Brightest and hottest stars have close, turbulent relationships, study suggets
The brightest and hottest stars in our galaxy tend to have short, violent lives, often drawing gas from each other and frequently merging to form a single star, a new study indicates.
A surprising number of massive stars in our Milky Way galaxy are part of close stellar duos, a new study finds, but most of these companion stars have turbulent relationships — with one "vampire star" sucking gas from the other, or the two stars violently merging to form a single star.Skip to next paragraph
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Astronomers using the European Southern Observatory's Very Large Telescope in Chile studied massive O-type stars, which are very hot and incredibly bright. These stars, which have surface temperatures of more than 54,000 degrees Fahrenheit (30,000 degrees Celsius) live short, violent lives, but they play key roles in the evolution of galaxies.
The researchers discovered that more than 70 percent of these massive stars have close companions, making up so-called binary systems in which two stars orbit each other.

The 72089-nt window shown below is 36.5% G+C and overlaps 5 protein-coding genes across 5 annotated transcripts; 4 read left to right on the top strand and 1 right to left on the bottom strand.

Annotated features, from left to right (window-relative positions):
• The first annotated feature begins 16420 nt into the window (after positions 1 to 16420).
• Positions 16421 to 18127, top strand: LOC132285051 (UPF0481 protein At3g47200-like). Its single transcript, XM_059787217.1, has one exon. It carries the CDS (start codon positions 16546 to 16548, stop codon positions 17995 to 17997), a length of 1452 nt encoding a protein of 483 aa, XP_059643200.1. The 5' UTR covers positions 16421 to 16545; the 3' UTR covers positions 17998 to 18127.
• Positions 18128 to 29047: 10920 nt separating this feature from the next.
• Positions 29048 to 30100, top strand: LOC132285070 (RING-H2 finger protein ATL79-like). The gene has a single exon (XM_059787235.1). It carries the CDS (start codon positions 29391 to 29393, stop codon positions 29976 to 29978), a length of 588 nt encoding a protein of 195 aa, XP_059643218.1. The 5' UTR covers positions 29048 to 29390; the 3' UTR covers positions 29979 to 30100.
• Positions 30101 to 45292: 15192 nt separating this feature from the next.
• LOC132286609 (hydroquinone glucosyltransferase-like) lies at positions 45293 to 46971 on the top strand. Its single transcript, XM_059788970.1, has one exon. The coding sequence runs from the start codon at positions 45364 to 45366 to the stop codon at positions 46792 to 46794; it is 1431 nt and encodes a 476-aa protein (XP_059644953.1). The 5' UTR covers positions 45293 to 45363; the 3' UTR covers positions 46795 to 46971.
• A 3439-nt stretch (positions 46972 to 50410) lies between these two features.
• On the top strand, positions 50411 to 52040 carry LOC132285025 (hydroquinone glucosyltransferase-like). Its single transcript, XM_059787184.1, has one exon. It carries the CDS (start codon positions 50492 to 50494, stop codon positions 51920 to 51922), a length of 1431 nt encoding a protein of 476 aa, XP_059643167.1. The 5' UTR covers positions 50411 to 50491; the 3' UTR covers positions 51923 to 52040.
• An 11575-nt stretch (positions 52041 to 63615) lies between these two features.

While this percentage is far more than was previously expected, the astronomers were more surprised to find that majority of these stellar pairs have tumultuous relationships with one another, said study co-author Selma de Mink, of the Space Telescope Science Institute in Baltimore.
"We already knew that massive stars are very often in binaries," de Mink told SPACE.com. "What is very surprising to us is that they're so close, and such a large fraction is interacting. If a star has a companion so close next to it, it will have a very different evolutionary path. Before, this was very complicated for us to model, so we were hoping it was a minority of stars. But, if 70 percent of massive stars are behaving like this, we really need to change how we view these stars." [Top 10 Star Mysteries]
Studying stellar behemoths
Type O stars drive galaxy evolution, but these stellar giants can also exhibit extreme behavior, garnering the nickname "vampire stars" for the way they suck matter from neighboring companions.
"These stars are absolute behemoths," study lead author Hugues Sana, of the University of Amsterdam in the Netherlands, said in a statement. "They have 15 or more times the mass of our sun and can be up to a million times brighter."
These massive stars typically end their lives in violent explosions, such as core-collapse supernovas or gamma-ray bursts, which are so luminous they can be observed throughout most of the universe.
For the new study, the astronomers analyzed the light coming from 71 O-type stars — a mix of single and binary stars — in six different star clusters, all located roughly 6,000 light-years away.